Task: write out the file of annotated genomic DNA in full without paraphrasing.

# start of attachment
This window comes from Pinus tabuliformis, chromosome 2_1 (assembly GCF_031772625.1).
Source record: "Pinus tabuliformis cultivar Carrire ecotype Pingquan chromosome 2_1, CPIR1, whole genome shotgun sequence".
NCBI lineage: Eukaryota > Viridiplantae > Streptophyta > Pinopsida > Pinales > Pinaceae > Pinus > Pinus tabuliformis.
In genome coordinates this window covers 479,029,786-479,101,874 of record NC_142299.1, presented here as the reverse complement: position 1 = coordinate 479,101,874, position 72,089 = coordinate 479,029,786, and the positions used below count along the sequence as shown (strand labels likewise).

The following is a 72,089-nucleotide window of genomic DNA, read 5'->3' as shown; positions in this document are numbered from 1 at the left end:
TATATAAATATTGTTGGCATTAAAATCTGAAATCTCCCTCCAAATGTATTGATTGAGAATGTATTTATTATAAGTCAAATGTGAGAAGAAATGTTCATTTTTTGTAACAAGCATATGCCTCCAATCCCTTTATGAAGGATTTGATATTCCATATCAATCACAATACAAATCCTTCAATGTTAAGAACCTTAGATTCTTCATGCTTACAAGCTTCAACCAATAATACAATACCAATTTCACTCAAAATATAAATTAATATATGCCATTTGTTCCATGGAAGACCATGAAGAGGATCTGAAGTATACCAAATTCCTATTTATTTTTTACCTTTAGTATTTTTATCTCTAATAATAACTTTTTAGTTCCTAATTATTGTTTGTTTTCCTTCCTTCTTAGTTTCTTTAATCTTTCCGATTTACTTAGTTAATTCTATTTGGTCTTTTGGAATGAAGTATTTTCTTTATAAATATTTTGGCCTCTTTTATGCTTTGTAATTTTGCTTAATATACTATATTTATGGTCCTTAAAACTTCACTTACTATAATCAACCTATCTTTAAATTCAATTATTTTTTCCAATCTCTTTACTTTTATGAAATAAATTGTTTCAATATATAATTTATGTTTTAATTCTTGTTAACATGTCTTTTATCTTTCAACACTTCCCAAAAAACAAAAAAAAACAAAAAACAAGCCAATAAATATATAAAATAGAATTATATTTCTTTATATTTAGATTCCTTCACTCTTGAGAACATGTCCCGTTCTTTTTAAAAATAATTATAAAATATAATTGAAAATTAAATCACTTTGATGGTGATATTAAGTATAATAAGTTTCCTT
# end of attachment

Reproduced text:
This window comes from Pinus tabuliformis, chromosome 2_1 (assembly GCF_031772625.1).
Source record: "Pinus tabuliformis cultivar Carrire ecotype Pingquan chromosome 2_1, CPIR1, whole genome shotgun sequence".
NCBI lineage: Eukaryota > Viridiplantae > Streptophyta > Pinopsida > Pinales > Pinaceae > Pinus > Pinus tabuliformis.
In genome coordinates this window covers 479,029,786-479,101,874 of record NC_142299.1, presented here as the reverse complement: position 1 = coordinate 479,101,874, position 72,089 = coordinate 479,029,786, and the positions used below count along the sequence as shown (strand labels likewise).

The following is a 72,089-nucleotide window of genomic DNA, read 5'->3' as shown; positions in this document are numbered from 1 at the left end:
TATATAAATATTGTTGGCATTAAAATCTGAAATCTCCCTCCAAATGTATTGATTGAGAATGTATTTATTATAAGTCAAATGTGAGAAGAAATGTTCATTTTTTGTAACAAGCATATGCCTCCAATCCCTTTATGAAGGATTTGATATTCCATATCAATCACAATACAAATCCTTCAATGTTAAGAACCTTAGATTCTTCATGCTTACAAGCTTCAACCAATAATACAATACCAATTTCACTCAAAATATAAATTAATATATGCCATTTGTTCCATGGAAGACCATGAAGAGGATCTGAAGTATACCAAATTCCTATTTATTTTTTACCTTTAGTATTTTTATCTCTAATAATAACTTTTTAGTTCCTAATTATTGTTTGTTTTCCTTCCTTCTTAGTTTCTTTAATCTTTCCGATTTACTTAGTTAATTCTATTTGGTCTTTTGGAATGAAGTATTTTCTTTATAAATATTTTGGCCTCTTTTATGCTTTGTAATTTTGCTTAATATACTATATTTATGGTCCTTAAAACTTCACTTACTATAATCAACCTATCTTTAAATTCAATTATTTTTTCCAATCTCTTTACTTTTATGAAATAAATTGTTTCAATATATAATTTATGTTTTAATTCTTGTTAACATGTCTTTTATCTTTCAACACTTCCCAAAAAACAAAAAAAAACAAAAAACAAGCCAATAAATATATAAAATAGAATTATATTTCTTTATATTTAGATTCCTTCACTCTTGAGAACATGTCCCGTTCTTTTTAAAAATAATTATAAAATATAATTGAAAATTAAATCACTTTGATGGTGATATTAAGTATAATAAGTTTCCTT